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Bruce Stevenson Insurance Brokers Farming Insights #2: Goat Farming

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Bruce Stevenson Insurance Brokers Farming Insights #2: Goat Farming

July 10
16:09 2018

CIS Excellence Independent Hotel of the Year co-sponsor, Bruce Stevenson Insurance, has compiled a library of articles in an effort to shed light on Scotland’s constantly evolving farming sector. Entitled Farming Insights, the features examine issues affecting Scottish farmers and their land, livestock and livelihoods.

In this, the second in a series, Jean Arnott-Glennie extols the virtues of a more unusual type of meat for menus around Scotland.

Aberdeenshire farmers Maxine Tarry and Ian Garden manage an arable, sheep, beef and goat enterprise specialising in high health-status goats for both breeding and meat production. Equipped with a contract to supply weaned goat kids and finished carcasses to local butchers, the duo also sell goat breeding stock from the farm and supplement their animal feed from their own arable crops.

Here’s an extract from a recent interview with them:

Q: How much demand is there for goat meat?

A: There is growing demand for it as it is very lean product. It is still quite a niche market, although it is used fairly extensively in ethnic cooking.

Q: How long have you been goat farming

A: We started nine years ago with the traditional Boers and then diversified into full red Boers in 2013. Unsurprisingly, Boers originate from South Africa

Q: You have breeding sheep as well as breeding goats; what do you see as the main differences?

A: Goats are a more specialist market. You need more money to invest in the breeding stock and feed costs than with sheep. That said, goats are friendlier to work with; they each have their own distinct personality and, of course, sheep are more prone to dying!

Q: You went to South Africa last year to obtain your qualification in goat stock judging. What was the most interesting part of that experience?

A: but the most exciting part trip was seeing the difference in stock handling compared to here. The genetics that have been developed over the years due to the warmer climate were fascinating to observe.

Q: What have you changed in your own farming practices on the back of this training?

A: We have a better understanding of the breed and what to look for, including length, conformity and genetics, and this new knowledge will provide us with improved animal quality and increased carcass weight.

Q: Is goat meat particularly healthy?

A: As with all lean meats it is good for you, as it is high in protein and low in fat.

Q: Is it cheap or expensive, relative to other meats?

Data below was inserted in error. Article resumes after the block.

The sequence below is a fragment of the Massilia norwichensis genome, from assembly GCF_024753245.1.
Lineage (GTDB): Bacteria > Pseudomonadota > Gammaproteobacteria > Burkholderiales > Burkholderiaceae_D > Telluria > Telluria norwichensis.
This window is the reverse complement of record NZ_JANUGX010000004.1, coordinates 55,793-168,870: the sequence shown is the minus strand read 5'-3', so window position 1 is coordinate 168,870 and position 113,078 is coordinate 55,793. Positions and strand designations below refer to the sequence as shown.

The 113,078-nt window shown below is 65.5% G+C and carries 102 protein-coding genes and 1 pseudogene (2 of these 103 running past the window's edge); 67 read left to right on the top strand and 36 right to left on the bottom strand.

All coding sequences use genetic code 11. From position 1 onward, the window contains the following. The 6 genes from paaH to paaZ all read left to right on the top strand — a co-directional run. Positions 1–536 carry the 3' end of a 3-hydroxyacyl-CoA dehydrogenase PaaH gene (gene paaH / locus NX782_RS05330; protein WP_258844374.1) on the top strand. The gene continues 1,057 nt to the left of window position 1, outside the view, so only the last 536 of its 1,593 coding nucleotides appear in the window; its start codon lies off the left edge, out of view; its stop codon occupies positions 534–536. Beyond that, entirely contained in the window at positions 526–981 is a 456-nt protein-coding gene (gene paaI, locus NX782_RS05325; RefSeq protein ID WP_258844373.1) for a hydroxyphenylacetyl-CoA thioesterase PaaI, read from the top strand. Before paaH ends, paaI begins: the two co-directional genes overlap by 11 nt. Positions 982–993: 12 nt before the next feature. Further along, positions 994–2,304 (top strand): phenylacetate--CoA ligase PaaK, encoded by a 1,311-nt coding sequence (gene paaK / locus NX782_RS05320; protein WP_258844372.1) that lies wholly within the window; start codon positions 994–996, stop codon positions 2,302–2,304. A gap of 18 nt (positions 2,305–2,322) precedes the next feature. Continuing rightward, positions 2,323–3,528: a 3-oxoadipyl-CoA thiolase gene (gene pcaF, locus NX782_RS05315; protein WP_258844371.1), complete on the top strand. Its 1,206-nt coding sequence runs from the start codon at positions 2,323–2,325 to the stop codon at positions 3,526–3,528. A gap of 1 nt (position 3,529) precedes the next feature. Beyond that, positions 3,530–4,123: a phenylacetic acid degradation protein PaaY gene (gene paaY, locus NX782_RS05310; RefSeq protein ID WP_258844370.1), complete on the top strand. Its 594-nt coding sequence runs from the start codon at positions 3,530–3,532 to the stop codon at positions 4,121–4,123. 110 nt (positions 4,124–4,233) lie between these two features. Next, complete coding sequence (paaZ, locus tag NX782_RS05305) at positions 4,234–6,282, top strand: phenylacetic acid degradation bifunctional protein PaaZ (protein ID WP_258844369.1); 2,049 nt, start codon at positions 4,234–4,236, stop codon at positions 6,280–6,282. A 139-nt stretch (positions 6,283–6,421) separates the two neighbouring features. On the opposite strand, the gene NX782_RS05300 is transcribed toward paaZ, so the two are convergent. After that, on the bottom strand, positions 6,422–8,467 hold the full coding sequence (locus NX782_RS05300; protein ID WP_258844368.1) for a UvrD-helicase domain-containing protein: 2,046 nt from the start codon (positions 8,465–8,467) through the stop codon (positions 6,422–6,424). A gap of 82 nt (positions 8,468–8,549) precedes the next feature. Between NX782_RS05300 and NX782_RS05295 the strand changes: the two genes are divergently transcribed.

A: Prices are comparable to lamb.

Q: What dishes can be made with goat meat?

A: Curries, burgers, sausages are all popular, or it can be enjoyed as a joint or a steak.

Q: What advice would you give someone looking to start out in goat farming?

A: Make sure you provide good housing and dry pasture and don’t expect a quick return; like a lot of farming activities, it takes time to see a return on investment. Buy the best quality you can afford and with the best high health status available.


Goat Meat and Chicken Stew 


  • Whole chicken
  • 1kg goat meat
  • Three medium onions, sliced
  • Fresh tomatoes
  • Scotch bonnet/Habanero Pepper
  • Tomato paste
  • Seasoning cubes; Maggi/Knorr
  • Crushed ginger and garlic
  • Thyme
  • Curry powder
  • Vegetable oil


  1. Wash, clean and cut up the chicken and goat meat. Season and cook with half of the chopped onions, ginger, seasoning cubes, thyme and garlic. Cook with water up to the level of the goat meat and chicken contents of the pot. When the meat is fine, then add salt, allow to simmer for about 5 minutes. Transfer to a sieve to drain.
  2. Wash and blend the fresh tomatoes together with the scotch bonnet. Pour the blended into a pot and cook at high heat till almost all the water has dried. Add tomato paste/puree and cook together till the water have dried.
  3. Place a large pot on medium heat and heat up the vegetable oil. Add the sliced onions and the thick cooked tomato mixture (or the puree or fresh tomatoes if that’s only thing you are using). Stir very well.
  4. Add in seasonings and fry at very low heat and stir occasionally – allow to cook till the oil has completely separated from the tomato puree and the raw tomato taste is gone.
  5. Add the meat. Add the goat meat and chicken. Stir very well and add salt if necessary. Add whatever other ingredient and seasoning you think isn’t sufficient, and adjust to taste.
  6. Cover the pot and allow to cook on low heat for about 30 minutes. And it’s ready. Serve stew with your choice of side; boiled rice, yam, plantain. We highly recommend freshly cooked white rice. Enjoy!

Bruce Stevenson Insurance Brokers provides a variety of specialist policies for the farming community. Visit for more information.

See the results of the 2018 CIS Excellence Awards here.

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Catering Scotland

Catering Scotland

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